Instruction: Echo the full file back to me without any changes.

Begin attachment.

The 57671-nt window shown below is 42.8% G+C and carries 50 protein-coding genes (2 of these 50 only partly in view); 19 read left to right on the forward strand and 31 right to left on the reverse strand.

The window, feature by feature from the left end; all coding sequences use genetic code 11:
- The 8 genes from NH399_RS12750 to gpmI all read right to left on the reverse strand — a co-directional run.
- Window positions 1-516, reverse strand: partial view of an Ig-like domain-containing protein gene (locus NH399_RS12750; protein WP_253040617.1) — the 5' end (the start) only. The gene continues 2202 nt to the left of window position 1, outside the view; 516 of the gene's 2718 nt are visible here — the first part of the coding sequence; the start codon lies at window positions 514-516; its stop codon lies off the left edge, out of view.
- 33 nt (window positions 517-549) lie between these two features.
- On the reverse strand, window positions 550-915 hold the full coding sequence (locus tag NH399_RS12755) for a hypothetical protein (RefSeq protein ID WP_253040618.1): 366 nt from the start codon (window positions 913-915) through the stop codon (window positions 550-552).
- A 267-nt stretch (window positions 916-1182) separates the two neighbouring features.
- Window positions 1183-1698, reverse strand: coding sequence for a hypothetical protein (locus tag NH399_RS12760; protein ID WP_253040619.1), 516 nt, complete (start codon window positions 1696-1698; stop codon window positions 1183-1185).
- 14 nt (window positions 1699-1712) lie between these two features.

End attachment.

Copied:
The 57671-nt window shown below is 42.8% G+C and carries 50 protein-coding genes (2 of these 50 only partly in view); 19 read left to right on the forward strand and 31 right to left on the reverse strand.

The window, feature by feature from the left end; all coding sequences use genetic code 11:
- The 8 genes from NH399_RS12750 to gpmI all read right to left on the reverse strand — a co-directional run.
- Window positions 1-516, reverse strand: partial view of an Ig-like domain-containing protein gene (locus NH399_RS12750; protein WP_253040617.1) — the 5' end (the start) only. The gene continues 2202 nt to the left of window position 1, outside the view; 516 of the gene's 2718 nt are visible here — the first part of the coding sequence; the start codon lies at window positions 514-516; its stop codon lies off the left edge, out of view.
- 33 nt (window positions 517-549) lie between these two features.
- On the reverse strand, window positions 550-915 hold the full coding sequence (locus tag NH399_RS12755) for a hypothetical protein (RefSeq protein ID WP_253040618.1): 366 nt from the start codon (window positions 913-915) through the stop codon (window positions 550-552).
- A 267-nt stretch (window positions 916-1182) separates the two neighbouring features.
- Window positions 1183-1698, reverse strand: coding sequence for a hypothetical protein (locus tag NH399_RS12760; protein ID WP_253040619.1), 516 nt, complete (start codon window positions 1696-1698; stop codon window positions 1183-1185).
- 14 nt (window positions 1699-1712) lie between these two features.